I felt a tap on my shoulder, and there it was. It was masculinity, looking me right in the face, reminding me that boys don’t sing Whitney Houston, that boys don’t act like that, and demanding that I put the mask back on. And I remembered that masculinity represented something. And that something, just like the performance of masculinity, was ever evolving. Sometimes that masculinity represented acceptance. Sometimes it represented respect. Sometimes it represented safety. And sometimes it represented power. But the performance of masculinity never, ever meant freedom. It meant that everyone—including me—would never get to know who I really was.
—  Wade Davis, The Mask of Masculinity
The world can only appear monochromatic to those who persist in interpreting what they experience through the lens of a single cultural paradigm, their own. For those with the eyes to see and the heart to feel, it remains a rich and complex topography of the spirit
—  Wade Davis
For me, wearing the mask of masculinity was never ending. I knew that one of the rules was that I must verbally and with great rage name, question and call out other boys whose masculinity did not fit into the norm, and that included calling other kids a ‘faggot.’ I used the word ‘faggot’ as a weapon to enact violence on other kids whenever I could. And though these kids must have thought I hated them, the truth is I wanted to be one of these openly gay kids. But my struggle with internalized homophobia and self-hatred and shame prevented me from embracing them and seeing their real courage.

And I also understood that the words ‘faggot’ and ‘queer’ weren’t just used for kids who were actually gay [but also] anyone whose gender performance did not fit into the norm and made others uncomfortable. So I created as much distance as possible so as not to be labelled a fag. That meant also that I had to be mindful of rumours, because one rumour could cause me to lose all of this imagined safety, that my many years of well-choreographed and well-performed masculinity had given me.

Wade Davis, The Mask of Masculinity

The 20th century, three hundred years from now, is not going to be remembered for its wars or its technological innovations, but rather as the era in which we stood by, and either actively endorsed or passively accepted the massive destruction of both biological diversity and cultural diversity on the planet.

The problem isn’t change. All cultures throughout time have constantly engaged in a dance with new possibilities of life. And the problem is not technology itself. The Sioux Indians did not stop being Sioux when they gave up the bow and arrow any more than Americans stopped being American when they gave up the horse and buggy. It’s not change or technology that threatens the integrity of the ethnosphere…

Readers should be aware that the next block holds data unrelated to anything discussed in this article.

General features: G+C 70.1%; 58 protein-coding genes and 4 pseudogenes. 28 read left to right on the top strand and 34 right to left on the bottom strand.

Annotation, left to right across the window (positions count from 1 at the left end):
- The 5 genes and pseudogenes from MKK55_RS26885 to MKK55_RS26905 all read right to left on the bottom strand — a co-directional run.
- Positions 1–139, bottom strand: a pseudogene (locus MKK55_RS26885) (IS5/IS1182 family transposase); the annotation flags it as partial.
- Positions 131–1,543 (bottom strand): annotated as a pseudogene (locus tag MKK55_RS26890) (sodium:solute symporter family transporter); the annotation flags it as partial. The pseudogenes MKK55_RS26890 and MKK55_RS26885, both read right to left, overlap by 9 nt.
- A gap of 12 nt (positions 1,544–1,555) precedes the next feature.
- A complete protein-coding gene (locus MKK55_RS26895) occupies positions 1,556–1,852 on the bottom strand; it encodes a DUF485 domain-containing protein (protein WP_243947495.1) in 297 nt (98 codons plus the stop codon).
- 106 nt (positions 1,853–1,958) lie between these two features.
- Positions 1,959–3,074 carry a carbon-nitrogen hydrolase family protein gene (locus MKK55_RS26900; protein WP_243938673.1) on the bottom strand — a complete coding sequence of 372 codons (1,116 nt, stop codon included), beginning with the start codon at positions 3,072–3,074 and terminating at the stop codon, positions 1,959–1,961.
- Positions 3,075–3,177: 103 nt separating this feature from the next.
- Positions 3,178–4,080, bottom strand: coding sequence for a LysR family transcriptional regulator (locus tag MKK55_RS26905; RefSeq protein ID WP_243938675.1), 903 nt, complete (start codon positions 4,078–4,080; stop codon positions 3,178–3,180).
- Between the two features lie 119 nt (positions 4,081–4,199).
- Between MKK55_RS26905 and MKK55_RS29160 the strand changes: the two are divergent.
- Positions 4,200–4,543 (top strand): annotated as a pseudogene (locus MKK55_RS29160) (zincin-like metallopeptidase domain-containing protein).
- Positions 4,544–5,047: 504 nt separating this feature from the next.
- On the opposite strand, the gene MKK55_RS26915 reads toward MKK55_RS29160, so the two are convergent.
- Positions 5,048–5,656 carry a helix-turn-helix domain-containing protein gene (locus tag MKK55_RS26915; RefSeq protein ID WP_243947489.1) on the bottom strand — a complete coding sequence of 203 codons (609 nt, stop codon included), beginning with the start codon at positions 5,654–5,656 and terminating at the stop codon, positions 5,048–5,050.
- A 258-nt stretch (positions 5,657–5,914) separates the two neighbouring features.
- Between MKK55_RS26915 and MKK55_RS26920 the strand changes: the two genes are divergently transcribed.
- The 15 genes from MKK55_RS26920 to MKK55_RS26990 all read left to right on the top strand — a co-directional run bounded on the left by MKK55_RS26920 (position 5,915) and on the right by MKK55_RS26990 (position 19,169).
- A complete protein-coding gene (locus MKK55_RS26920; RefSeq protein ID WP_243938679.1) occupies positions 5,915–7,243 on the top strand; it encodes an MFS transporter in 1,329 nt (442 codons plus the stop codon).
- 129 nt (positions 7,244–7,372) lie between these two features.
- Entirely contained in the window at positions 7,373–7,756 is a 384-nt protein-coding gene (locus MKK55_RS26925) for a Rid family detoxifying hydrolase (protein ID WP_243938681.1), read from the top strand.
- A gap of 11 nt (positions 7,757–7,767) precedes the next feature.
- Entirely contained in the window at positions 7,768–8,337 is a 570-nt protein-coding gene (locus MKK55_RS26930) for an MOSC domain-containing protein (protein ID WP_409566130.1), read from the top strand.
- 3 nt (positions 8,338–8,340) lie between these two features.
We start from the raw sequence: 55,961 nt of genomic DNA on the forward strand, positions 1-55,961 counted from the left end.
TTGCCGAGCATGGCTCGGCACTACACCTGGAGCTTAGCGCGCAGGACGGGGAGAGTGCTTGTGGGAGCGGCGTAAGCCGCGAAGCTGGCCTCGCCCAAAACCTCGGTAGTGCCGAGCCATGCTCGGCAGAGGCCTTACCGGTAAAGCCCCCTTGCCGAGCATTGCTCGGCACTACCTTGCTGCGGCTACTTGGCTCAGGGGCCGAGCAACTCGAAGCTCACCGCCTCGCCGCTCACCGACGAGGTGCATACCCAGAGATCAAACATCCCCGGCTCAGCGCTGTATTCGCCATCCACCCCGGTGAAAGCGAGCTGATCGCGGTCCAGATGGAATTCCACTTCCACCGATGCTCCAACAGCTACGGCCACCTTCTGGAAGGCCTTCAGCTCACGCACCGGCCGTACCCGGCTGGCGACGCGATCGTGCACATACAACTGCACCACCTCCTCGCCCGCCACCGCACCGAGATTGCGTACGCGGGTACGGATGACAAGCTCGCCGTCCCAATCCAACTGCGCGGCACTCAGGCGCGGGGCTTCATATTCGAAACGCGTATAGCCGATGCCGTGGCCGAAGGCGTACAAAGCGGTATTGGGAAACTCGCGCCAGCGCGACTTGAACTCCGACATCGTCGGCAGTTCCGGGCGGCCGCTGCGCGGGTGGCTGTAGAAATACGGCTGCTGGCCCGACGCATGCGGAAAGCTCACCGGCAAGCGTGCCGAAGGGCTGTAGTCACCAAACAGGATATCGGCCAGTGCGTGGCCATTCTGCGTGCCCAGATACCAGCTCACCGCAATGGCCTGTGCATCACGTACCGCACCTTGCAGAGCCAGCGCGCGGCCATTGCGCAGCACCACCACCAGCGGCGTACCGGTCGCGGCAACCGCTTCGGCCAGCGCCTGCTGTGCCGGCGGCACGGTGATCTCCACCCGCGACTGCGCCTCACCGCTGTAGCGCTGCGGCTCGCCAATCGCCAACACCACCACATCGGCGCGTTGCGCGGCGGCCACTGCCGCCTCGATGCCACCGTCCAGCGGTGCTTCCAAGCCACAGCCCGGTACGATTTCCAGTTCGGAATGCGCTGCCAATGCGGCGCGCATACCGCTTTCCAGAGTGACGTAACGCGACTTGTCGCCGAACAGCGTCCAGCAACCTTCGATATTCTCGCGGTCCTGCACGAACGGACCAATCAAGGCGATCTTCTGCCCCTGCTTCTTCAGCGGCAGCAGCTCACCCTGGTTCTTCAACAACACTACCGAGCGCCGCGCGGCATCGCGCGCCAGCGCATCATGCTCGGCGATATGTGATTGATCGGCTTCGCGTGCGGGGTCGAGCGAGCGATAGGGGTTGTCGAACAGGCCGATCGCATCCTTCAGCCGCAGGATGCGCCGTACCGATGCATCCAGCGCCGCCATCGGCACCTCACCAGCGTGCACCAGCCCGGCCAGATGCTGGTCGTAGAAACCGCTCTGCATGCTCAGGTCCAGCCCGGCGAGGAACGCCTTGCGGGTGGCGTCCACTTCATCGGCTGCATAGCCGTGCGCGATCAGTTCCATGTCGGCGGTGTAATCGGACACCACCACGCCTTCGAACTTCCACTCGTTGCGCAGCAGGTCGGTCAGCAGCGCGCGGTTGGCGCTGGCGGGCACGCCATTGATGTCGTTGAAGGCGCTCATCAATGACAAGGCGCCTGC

It is power; The crude face of domination. And whenever you look around the world, you discover that these are not cultures destined to fade away. These are dynamic, living peoples being driven out of existence by a identifiable forces that are beyond their capacity to adapt to.


Wade Davis

TED Talks: Cultures at The Far Edge of The World (Feb. 2003)

A child raised to believe that a mountain is the abode of a protective spirit will be a profoundly different human being from a youth brought up to believe that a mountain is simply a pile of inert ore ready to be mined. A child raised to revere the coastal rainforest as the realm of the divine will be a different person from a child taught to believe that such forests are destined to be logged.

-Wade Davis, from his 2009 Massey Lecture, The Wayfinders:Why Ancient Wisdom Matters in the Modern World

The Wayfinders // Why Ancient Wisdom Matters in a Modern World

I just finished reading this book by Wade Davis.  I found it to be captivating, inspiring and saddening at the same time.  As I was reading it I found myself experiencing life through the eyes of different cultures and I feel that it has left me with a greater understanding of what it means to be alive on this planet.  This is one of those books that has the potential to make the world a better place. 
I know a lot of people don’t read very much but I definetely recommend picking up this book and getting lost in the joy of what it means to be alive.

Caitlyn Jenner didn’t just come out she invited everyone in 

As I sat in the audience of the ESPYs Wednesday night and listened to Caitlyn Jenner’s story and acceptance speech for the Arthur Ashe Courage Award, one thing was clear: Jenner was not “coming out.” She was “inviting in” a world full of people she thought would never fully embrace and love her.  

The truth is, LGBT individuals live among the same people we fear. I’ve never loved the saying “coming out” because of the shame inherent to the idea that LGBT people live in an imagined closet. We aren’t boogiemen or monsters; we are people trying to find a safe space in a world that doesn’t always reward honesty, especially when it’s packaged differently. Caitlyn Jenner embodied that Wednesday night.

— Wade Davis for Mic

We are born of water…Compress our bones, ligaments and muscle sinew, extract the platelets and cells from our blood, and the rest of us, nearly two-thirds of our weight, would flow as easily as a river to the sea.

Wade Davis

Introduction to Edward Burtynsky’s book
Burtynsky: Water

19 October 2013|NewScientist|25